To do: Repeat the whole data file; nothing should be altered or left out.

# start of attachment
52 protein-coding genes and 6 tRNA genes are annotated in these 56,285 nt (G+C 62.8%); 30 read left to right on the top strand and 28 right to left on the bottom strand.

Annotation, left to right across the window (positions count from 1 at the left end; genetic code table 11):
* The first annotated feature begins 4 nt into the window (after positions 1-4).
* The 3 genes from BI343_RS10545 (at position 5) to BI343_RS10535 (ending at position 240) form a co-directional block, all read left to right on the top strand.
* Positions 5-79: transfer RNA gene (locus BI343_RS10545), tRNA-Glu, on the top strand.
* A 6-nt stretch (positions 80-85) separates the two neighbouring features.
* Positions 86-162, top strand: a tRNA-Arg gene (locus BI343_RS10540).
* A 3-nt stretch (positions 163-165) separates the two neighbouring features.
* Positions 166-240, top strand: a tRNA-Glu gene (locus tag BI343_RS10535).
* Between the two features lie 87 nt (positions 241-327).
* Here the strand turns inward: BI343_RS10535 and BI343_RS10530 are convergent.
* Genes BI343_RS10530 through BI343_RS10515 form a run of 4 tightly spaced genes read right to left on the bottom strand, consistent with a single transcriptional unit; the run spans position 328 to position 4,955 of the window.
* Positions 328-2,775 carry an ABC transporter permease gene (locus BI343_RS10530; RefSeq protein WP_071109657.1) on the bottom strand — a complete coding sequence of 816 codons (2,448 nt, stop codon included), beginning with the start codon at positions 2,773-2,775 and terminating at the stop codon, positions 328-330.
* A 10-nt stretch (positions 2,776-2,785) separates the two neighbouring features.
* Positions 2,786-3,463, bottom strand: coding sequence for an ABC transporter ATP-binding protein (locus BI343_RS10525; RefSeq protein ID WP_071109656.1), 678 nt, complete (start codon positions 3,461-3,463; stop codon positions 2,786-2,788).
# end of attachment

52 protein-coding genes and 6 tRNA genes are annotated in these 56,285 nt (G+C 62.8%); 30 read left to right on the top strand and 28 right to left on the bottom strand.

Annotation, left to right across the window (positions count from 1 at the left end; genetic code table 11):
* The first annotated feature begins 4 nt into the window (after positions 1-4).
* The 3 genes from BI343_RS10545 (at position 5) to BI343_RS10535 (ending at position 240) form a co-directional block, all read left to right on the top strand.
* Positions 5-79: transfer RNA gene (locus BI343_RS10545), tRNA-Glu, on the top strand.
* A 6-nt stretch (positions 80-85) separates the two neighbouring features.
* Positions 86-162, top strand: a tRNA-Arg gene (locus BI343_RS10540).
* A 3-nt stretch (positions 163-165) separates the two neighbouring features.
* Positions 166-240, top strand: a tRNA-Glu gene (locus tag BI343_RS10535).
* Between the two features lie 87 nt (positions 241-327).
* Here the strand turns inward: BI343_RS10535 and BI343_RS10530 are convergent.
* Genes BI343_RS10530 through BI343_RS10515 form a run of 4 tightly spaced genes read right to left on the bottom strand, consistent with a single transcriptional unit; the run spans position 328 to position 4,955 of the window.
* Positions 328-2,775 carry an ABC transporter permease gene (locus BI343_RS10530; RefSeq protein WP_071109657.1) on the bottom strand — a complete coding sequence of 816 codons (2,448 nt, stop codon included), beginning with the start codon at positions 2,773-2,775 and terminating at the stop codon, positions 328-330.
* A 10-nt stretch (positions 2,776-2,785) separates the two neighbouring features.
* Positions 2,786-3,463, bottom strand: coding sequence for an ABC transporter ATP-binding protein (locus BI343_RS10525; RefSeq protein ID WP_071109656.1), 678 nt, complete (start codon positions 3,461-3,463; stop codon positions 2,786-2,788).